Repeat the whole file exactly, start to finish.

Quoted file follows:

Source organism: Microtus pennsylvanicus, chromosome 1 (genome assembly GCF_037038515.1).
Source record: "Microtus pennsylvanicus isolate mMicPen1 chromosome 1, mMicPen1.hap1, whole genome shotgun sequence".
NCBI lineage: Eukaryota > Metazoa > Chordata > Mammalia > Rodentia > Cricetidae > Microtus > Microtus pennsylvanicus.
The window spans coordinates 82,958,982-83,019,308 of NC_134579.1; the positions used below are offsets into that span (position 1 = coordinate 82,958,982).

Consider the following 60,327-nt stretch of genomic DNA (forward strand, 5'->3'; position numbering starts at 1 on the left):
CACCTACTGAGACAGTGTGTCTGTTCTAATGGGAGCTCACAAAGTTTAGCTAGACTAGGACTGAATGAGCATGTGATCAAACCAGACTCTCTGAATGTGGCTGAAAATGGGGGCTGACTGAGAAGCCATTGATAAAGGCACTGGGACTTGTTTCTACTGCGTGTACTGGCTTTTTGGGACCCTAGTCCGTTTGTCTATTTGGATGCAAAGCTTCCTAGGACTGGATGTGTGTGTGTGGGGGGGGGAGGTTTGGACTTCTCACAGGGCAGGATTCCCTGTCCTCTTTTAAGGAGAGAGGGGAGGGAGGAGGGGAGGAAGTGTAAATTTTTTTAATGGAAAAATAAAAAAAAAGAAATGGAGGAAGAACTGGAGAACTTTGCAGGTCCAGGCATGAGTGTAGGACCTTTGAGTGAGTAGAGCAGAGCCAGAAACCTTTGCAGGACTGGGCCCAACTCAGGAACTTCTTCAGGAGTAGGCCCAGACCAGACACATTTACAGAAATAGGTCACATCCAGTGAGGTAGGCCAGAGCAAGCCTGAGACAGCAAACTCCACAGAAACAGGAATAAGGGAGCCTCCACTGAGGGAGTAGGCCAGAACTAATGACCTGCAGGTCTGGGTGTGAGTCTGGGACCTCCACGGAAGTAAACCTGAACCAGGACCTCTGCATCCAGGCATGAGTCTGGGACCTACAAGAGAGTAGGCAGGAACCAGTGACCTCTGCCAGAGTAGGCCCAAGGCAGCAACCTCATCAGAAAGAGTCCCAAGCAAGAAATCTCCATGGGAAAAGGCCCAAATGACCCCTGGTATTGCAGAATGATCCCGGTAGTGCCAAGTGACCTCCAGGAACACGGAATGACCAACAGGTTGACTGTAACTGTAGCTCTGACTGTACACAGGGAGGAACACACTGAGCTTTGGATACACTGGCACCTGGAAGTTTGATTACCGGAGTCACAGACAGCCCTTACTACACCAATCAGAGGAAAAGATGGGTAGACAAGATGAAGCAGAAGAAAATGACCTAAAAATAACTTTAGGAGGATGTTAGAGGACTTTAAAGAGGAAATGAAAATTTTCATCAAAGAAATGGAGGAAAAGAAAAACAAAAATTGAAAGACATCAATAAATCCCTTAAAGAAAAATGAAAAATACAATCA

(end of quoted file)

Source organism: Microtus pennsylvanicus, chromosome 1 (genome assembly GCF_037038515.1).
Source record: "Microtus pennsylvanicus isolate mMicPen1 chromosome 1, mMicPen1.hap1, whole genome shotgun sequence".
NCBI lineage: Eukaryota > Metazoa > Chordata > Mammalia > Rodentia > Cricetidae > Microtus > Microtus pennsylvanicus.
The window spans coordinates 82,958,982-83,019,308 of NC_134579.1; the positions used below are offsets into that span (position 1 = coordinate 82,958,982).

Consider the following 60,327-nt stretch of genomic DNA (forward strand, 5'->3'; position numbering starts at 1 on the left):
CACCTACTGAGACAGTGTGTCTGTTCTAATGGGAGCTCACAAAGTTTAGCTAGACTAGGACTGAATGAGCATGTGATCAAACCAGACTCTCTGAATGTGGCTGAAAATGGGGGCTGACTGAGAAGCCATTGATAAAGGCACTGGGACTTGTTTCTACTGCGTGTACTGGCTTTTTGGGACCCTAGTCCGTTTGTCTATTTGGATGCAAAGCTTCCTAGGACTGGATGTGTGTGTGTGGGGGGGGGAGGTTTGGACTTCTCACAGGGCAGGATTCCCTGTCCTCTTTTAAGGAGAGAGGGGAGGGAGGAGGGGAGGAAGTGTAAATTTTTTTAATGGAAAAATAAAAAAAAAGAAATGGAGGAAGAACTGGAGAACTTTGCAGGTCCAGGCATGAGTGTAGGACCTTTGAGTGAGTAGAGCAGAGCCAGAAACCTTTGCAGGACTGGGCCCAACTCAGGAACTTCTTCAGGAGTAGGCCCAGACCAGACACATTTACAGAAATAGGTCACATCCAGTGAGGTAGGCCAGAGCAAGCCTGAGACAGCAAACTCCACAGAAACAGGAATAAGGGAGCCTCCACTGAGGGAGTAGGCCAGAACTAATGACCTGCAGGTCTGGGTGTGAGTCTGGGACCTCCACGGAAGTAAACCTGAACCAGGACCTCTGCATCCAGGCATGAGTCTGGGACCTACAAGAGAGTAGGCAGGAACCAGTGACCTCTGCCAGAGTAGGCCCAAGGCAGCAACCTCATCAGAAAGAGTCCCAAGCAAGAAATCTCCATGGGAAAAGGCCCAAATGACCCCTGGTATTGCAGAATGATCCCGGTAGTGCCAAGTGACCTCCAGGAACACGGAATGACCAACAGGTTGACTGTAACTGTAGCTCTGACTGTACACAGGGAGGAACACACTGAGCTTTGGATACACTGGCACCTGGAAGTTTGATTACCGGAGTCACAGACAGCCCTTACTACACCAATCAGAGGAAAAGATGGGTAGACAAGATGAAGCAGAAGAAAATGACCTAAAAATAACTTTAGGAGGATGTTAGAGGACTTTAAAGAGGAAATGAAAATTTTCATCAAAGAAATGGAGGAAAAGAAAAACAAAAATTGAAAGACATCAATAAATCCCTTAAAGAAAAATGAAAAATACAATCA